Due to the bankruptcies of defendants Living Hope Southwest, [8] Kimbro, [9] and the Debtor, Living Hope Southeast, as well as multiple court proceedings arising from those bankruptcies, the Miller County Case has been delayed for seven years; the current and most recent obstacle to prevent the case from proceeding to trial is the automatic stay in this Debtor’s case. [10] The Miller County Case was removed to federal district court twice — first, upon the filing of Kimbro’s Chapter 7 bankruptcy, and second, following the filing of this Debtor’s bankruptcy. In the first instance, the Honorable Richard Taylor remanded the case back to Miller County on Pinewood’s motion. See Order Granting Motion for Abstention and Remand, Stephens v. Pinewood Enterprises, LLC (In re David Kimbro Stephens), No. 6:11-ap-7004 (Mar. 21, 2011) (Dkt. #28). In the second instance, the Honorable Susan Hickey granted Pinewood’s motion to remand the case to Miller County Circuit Court. [11] See Pinewood Enterprises, L.L.C. v. Stephens, et al., 2012 WL 6049148 (W.D. Ark. December 5, 2012). According to Naples, the Miller County Case had been stayed or enjoined due to the bankruptcies of defendants for a total of 1,950 days as of the July 25, 2013 hearing on its motion for relief, out of the total 2,577 days it had been pending. (Naples Exhibit #39.) The Southwest Trustee countered that Pinewood (Naples’s predecessor) did not move for relief from stay in the Living Hope Southwest case until it had been pending a total of 1,235 days (approximately 3.4 years). Naples explained that Pinewood did not seek relief from stay sooner because it was receiving adequate protection payments on its lease while Living Hope Southwest was in a Chapter 11 (approximately two years), and that it also wanted to give the company a chance to reorganize before seeking relief.

LEGAL STANDARD

Relief from the automatic stay shall be granted “for cause” under 11 U.S.C. § 362(d)(1). The stay may be lifted “for cause” to allow litigation involving the debtor to proceed in another forum under certain circumstances. In re Blan ( Blan v. Nachogdoches County Hospital), 237 B.R. 737 (B.A.P. 8th Cir. 1999) (citing H.R. Rep. No. 95-595, at 341 (1977); S. Rep. No. 95-989, at 50 (1978)). Although a creditor moving for relief from stay must make a prima facie case that cause exists, the Debtor has the ultimate burden of proof in opposing motions for relief from stay except where equity in property is at issue. 11 U.S.C. § 362(g). See In re Anton, 145 B.R. 767, 769 (Bankr. E.D.N.Y. 1992) . The Bankruptcy Court has wide discretion in determining whether or not to lift the automatic stay. Id.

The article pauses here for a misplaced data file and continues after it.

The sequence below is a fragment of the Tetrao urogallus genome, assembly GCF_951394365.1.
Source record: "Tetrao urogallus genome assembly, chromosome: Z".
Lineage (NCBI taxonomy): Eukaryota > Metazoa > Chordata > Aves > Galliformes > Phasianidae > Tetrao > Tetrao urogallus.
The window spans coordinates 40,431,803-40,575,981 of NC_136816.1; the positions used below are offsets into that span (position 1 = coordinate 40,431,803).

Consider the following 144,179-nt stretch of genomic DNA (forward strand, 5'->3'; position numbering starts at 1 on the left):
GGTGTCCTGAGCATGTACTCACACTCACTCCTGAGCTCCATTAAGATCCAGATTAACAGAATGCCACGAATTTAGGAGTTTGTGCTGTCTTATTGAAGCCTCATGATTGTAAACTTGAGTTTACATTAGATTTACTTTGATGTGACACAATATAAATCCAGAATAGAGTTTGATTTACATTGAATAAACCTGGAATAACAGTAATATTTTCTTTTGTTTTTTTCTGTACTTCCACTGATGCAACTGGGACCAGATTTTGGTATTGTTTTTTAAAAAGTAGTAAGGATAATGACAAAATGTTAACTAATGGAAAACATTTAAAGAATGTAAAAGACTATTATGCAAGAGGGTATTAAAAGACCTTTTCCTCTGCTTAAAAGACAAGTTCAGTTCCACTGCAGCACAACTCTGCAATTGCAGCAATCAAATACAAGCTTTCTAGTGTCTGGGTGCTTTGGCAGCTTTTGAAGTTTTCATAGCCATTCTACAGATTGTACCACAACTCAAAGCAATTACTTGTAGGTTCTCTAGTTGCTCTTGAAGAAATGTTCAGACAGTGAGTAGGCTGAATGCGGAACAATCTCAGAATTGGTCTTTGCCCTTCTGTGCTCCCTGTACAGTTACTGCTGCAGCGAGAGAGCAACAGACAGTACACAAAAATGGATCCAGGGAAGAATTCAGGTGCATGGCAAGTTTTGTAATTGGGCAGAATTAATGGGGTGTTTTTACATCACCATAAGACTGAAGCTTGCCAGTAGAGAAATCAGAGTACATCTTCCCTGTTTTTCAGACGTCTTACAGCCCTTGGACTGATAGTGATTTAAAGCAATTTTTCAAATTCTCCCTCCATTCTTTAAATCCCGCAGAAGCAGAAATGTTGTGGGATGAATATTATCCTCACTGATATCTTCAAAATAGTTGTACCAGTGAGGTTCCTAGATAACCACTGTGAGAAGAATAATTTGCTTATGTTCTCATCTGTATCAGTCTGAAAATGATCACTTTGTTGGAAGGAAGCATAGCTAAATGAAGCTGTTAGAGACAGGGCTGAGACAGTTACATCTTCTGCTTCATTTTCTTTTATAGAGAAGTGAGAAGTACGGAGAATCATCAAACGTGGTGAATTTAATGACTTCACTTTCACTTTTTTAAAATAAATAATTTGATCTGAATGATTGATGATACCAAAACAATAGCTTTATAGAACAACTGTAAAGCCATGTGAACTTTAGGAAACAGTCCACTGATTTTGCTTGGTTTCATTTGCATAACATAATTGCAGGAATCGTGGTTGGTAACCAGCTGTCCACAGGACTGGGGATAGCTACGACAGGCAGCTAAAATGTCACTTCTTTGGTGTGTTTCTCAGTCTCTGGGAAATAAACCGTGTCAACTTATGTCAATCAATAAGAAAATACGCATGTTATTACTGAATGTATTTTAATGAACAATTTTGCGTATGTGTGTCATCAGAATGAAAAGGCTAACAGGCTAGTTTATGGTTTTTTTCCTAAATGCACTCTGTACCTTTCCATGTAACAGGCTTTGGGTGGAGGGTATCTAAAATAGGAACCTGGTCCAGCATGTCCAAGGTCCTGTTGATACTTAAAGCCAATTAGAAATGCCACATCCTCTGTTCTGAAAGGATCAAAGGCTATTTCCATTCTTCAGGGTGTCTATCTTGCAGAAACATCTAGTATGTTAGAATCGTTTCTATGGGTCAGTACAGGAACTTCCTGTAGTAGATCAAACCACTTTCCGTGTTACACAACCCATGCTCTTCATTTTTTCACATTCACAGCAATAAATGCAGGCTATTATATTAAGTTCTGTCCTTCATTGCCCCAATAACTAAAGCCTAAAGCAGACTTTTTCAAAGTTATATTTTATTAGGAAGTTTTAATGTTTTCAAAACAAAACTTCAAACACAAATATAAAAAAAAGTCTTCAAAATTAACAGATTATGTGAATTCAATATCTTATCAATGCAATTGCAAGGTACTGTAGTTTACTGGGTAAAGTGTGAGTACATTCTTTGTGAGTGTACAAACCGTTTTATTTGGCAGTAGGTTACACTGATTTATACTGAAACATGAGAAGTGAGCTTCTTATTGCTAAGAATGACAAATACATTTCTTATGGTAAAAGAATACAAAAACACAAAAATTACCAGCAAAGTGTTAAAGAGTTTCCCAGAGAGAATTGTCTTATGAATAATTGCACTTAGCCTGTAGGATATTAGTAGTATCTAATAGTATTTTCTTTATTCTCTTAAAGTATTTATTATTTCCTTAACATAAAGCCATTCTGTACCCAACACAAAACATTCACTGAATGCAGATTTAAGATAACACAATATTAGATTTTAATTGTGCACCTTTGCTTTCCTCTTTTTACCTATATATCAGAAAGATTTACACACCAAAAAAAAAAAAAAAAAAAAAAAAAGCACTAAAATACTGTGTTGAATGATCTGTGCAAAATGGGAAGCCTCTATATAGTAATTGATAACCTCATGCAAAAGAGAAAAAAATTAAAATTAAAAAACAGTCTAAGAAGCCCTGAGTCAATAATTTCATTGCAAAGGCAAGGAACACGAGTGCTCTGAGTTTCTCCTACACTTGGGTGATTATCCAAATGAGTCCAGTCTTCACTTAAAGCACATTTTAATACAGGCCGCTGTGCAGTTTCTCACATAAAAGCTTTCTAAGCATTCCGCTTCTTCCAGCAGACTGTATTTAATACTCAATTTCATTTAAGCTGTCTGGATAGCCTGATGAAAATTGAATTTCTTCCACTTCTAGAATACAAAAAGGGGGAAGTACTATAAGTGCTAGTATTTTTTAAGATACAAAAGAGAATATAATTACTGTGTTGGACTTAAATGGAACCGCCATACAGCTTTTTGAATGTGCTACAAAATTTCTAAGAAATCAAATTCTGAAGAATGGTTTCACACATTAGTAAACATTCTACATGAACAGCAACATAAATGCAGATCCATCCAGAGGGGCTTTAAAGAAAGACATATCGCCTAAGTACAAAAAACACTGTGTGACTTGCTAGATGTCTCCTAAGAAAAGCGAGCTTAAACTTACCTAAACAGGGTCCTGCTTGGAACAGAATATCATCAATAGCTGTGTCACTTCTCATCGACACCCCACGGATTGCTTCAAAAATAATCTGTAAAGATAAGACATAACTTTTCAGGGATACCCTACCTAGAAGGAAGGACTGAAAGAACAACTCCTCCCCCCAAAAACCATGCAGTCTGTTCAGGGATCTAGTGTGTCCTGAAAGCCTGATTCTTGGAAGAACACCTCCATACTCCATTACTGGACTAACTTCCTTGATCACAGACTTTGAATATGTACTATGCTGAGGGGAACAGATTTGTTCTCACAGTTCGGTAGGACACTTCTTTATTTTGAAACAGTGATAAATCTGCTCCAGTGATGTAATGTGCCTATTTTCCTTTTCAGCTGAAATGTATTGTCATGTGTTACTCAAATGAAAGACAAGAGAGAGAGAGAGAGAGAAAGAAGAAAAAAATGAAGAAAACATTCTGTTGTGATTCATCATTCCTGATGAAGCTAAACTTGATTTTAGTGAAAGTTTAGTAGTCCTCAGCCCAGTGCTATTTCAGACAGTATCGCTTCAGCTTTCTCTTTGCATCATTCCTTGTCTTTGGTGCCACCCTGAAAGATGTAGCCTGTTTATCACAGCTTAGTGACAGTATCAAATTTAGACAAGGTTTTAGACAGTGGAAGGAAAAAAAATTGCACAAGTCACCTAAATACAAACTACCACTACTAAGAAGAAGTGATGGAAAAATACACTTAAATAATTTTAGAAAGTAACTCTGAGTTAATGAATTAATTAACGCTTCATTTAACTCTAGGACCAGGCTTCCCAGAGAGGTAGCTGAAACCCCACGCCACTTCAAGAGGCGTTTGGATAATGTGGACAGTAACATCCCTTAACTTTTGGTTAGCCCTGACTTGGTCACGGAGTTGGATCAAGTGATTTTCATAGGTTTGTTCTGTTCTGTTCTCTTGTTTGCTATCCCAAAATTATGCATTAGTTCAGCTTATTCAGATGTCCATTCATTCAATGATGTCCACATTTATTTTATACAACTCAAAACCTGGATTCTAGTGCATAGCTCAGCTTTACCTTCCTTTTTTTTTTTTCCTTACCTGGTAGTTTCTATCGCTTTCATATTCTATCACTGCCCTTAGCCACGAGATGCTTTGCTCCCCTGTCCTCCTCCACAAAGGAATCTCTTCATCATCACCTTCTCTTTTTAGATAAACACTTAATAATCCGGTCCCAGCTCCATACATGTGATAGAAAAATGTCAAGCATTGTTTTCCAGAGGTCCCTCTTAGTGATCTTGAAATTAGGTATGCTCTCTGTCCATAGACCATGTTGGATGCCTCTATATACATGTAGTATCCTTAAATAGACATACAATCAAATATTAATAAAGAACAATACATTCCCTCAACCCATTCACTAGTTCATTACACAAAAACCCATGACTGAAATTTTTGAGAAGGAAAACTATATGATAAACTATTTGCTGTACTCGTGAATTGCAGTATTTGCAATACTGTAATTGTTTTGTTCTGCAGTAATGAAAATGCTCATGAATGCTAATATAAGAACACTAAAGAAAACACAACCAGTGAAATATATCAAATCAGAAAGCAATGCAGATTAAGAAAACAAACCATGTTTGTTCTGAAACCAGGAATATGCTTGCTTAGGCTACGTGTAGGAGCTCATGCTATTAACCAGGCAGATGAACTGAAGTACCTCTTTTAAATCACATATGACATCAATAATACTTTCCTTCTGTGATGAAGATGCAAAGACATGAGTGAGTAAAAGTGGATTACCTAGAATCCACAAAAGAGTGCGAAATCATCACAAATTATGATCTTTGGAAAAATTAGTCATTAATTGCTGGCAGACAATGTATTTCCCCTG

“In making the determination of whether to grant relief from the stay, the court must balance the potential prejudice to the Debtor, the bankruptcy estate and to the other creditors against the hardship to the moving party if it is not allowed to proceed in state court.” In re Blan, 237 B.R. at 739 (citing Internal Revenue Service v. Robinson (In re Robinson), 169 B.R. 356, 359 (E.D. Va. 1994) ; Matter of United Imports, 203 B.R. 162, 166 (Bankr. D. Neb. 1996) ; In re Marvin Johnson’s Auto Service, Inc., 192 B.R. 1008, 1014 (Bankr. N.D. Ala. 1996) ; Smith v. Tricare Rehabilitation Systems, Inc. (In re Tricare Rehabilitation Systems, Inc.), 181 B.R. 569, 572-73 (Bankr. N.D. Ala. 1994) ). Bankruptcy courts routinely use the following factors to balance the hardships between the moving and opposing parties: (1) judicial economy; (2) trial readiness; (3) the resolution of preliminary bankruptcy issues; (4) the creditor’s chance of success on the merits; and (5) the cost of defense or other potential burden to the bankruptcy estate and the impact of the litigation on other creditors. Id. (citing United Imports, 203 B.R. at 167 ; In re Johnson, 115 B.R. 634, 636 (Bankr. D. Minn. 1989) ; In re Curtis, 40 B.R. 795, 799-800 (Bankr. D. Utah 1984) ). Not all factors must be present, and equal weight need not be given to each factor. In re Anton, 145 B.R. at 770 . Furthermore, it is not necessary that all factors be found in favor of the movant before the stay may be lifted. Smith v. Tricare, 181 B.R. at 577 .